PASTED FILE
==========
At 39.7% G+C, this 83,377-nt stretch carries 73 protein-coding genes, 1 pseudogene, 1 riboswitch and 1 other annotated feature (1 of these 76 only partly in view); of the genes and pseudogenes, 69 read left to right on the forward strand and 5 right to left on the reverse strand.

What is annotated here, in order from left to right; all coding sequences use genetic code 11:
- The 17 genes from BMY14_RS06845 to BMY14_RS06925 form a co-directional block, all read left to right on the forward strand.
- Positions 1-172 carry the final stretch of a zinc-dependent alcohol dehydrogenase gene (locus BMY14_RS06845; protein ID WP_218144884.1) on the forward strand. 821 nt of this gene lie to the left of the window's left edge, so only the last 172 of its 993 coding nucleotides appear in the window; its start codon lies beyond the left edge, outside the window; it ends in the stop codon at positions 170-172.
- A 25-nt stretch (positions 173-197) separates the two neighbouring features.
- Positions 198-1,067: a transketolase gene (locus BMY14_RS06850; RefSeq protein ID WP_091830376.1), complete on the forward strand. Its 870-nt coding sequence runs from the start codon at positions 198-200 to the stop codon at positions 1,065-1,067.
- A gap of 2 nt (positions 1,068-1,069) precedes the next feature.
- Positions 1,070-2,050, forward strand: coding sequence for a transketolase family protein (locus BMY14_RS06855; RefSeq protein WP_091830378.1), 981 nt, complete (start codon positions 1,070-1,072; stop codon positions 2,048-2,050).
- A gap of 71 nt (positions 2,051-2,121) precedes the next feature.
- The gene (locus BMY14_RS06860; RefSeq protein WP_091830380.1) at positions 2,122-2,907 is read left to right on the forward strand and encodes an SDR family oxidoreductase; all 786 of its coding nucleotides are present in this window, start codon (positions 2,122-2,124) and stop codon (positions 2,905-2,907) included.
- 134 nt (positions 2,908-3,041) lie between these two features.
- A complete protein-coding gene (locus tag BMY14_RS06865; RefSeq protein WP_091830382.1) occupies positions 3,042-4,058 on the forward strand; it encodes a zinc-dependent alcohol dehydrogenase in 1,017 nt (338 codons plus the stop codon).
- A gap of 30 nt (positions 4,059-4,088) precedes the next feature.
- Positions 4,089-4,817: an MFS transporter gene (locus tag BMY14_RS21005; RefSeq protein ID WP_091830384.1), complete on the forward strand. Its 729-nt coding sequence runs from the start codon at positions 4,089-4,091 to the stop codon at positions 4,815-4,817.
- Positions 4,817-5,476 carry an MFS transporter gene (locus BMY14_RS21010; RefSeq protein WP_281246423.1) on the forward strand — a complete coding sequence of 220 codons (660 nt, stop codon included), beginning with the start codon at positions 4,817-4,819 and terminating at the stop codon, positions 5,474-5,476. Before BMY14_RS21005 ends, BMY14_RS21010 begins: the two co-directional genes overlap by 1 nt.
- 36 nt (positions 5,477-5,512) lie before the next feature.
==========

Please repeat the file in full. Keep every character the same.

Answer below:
At 39.7% G+C, this 83,377-nt stretch carries 73 protein-coding genes, 1 pseudogene, 1 riboswitch and 1 other annotated feature (1 of these 76 only partly in view); of the genes and pseudogenes, 69 read left to right on the forward strand and 5 right to left on the reverse strand.

What is annotated here, in order from left to right; all coding sequences use genetic code 11:
- The 17 genes from BMY14_RS06845 to BMY14_RS06925 form a co-directional block, all read left to right on the forward strand.
- Positions 1-172 carry the final stretch of a zinc-dependent alcohol dehydrogenase gene (locus BMY14_RS06845; protein ID WP_218144884.1) on the forward strand. 821 nt of this gene lie to the left of the window's left edge, so only the last 172 of its 993 coding nucleotides appear in the window; its start codon lies beyond the left edge, outside the window; it ends in the stop codon at positions 170-172.
- A 25-nt stretch (positions 173-197) separates the two neighbouring features.
- Positions 198-1,067: a transketolase gene (locus BMY14_RS06850; RefSeq protein ID WP_091830376.1), complete on the forward strand. Its 870-nt coding sequence runs from the start codon at positions 198-200 to the stop codon at positions 1,065-1,067.
- A gap of 2 nt (positions 1,068-1,069) precedes the next feature.
- Positions 1,070-2,050, forward strand: coding sequence for a transketolase family protein (locus BMY14_RS06855; RefSeq protein WP_091830378.1), 981 nt, complete (start codon positions 1,070-1,072; stop codon positions 2,048-2,050).
- A gap of 71 nt (positions 2,051-2,121) precedes the next feature.
- The gene (locus BMY14_RS06860; RefSeq protein WP_091830380.1) at positions 2,122-2,907 is read left to right on the forward strand and encodes an SDR family oxidoreductase; all 786 of its coding nucleotides are present in this window, start codon (positions 2,122-2,124) and stop codon (positions 2,905-2,907) included.
- 134 nt (positions 2,908-3,041) lie between these two features.
- A complete protein-coding gene (locus tag BMY14_RS06865; RefSeq protein WP_091830382.1) occupies positions 3,042-4,058 on the forward strand; it encodes a zinc-dependent alcohol dehydrogenase in 1,017 nt (338 codons plus the stop codon).
- A gap of 30 nt (positions 4,059-4,088) precedes the next feature.
- Positions 4,089-4,817: an MFS transporter gene (locus tag BMY14_RS21005; RefSeq protein ID WP_091830384.1), complete on the forward strand. Its 729-nt coding sequence runs from the start codon at positions 4,089-4,091 to the stop codon at positions 4,815-4,817.
- Positions 4,817-5,476 carry an MFS transporter gene (locus BMY14_RS21010; RefSeq protein WP_281246423.1) on the forward strand — a complete coding sequence of 220 codons (660 nt, stop codon included), beginning with the start codon at positions 4,817-4,819 and terminating at the stop codon, positions 5,474-5,476. Before BMY14_RS21005 ends, BMY14_RS21010 begins: the two co-directional genes overlap by 1 nt.
- 36 nt (positions 5,477-5,512) lie before the next feature.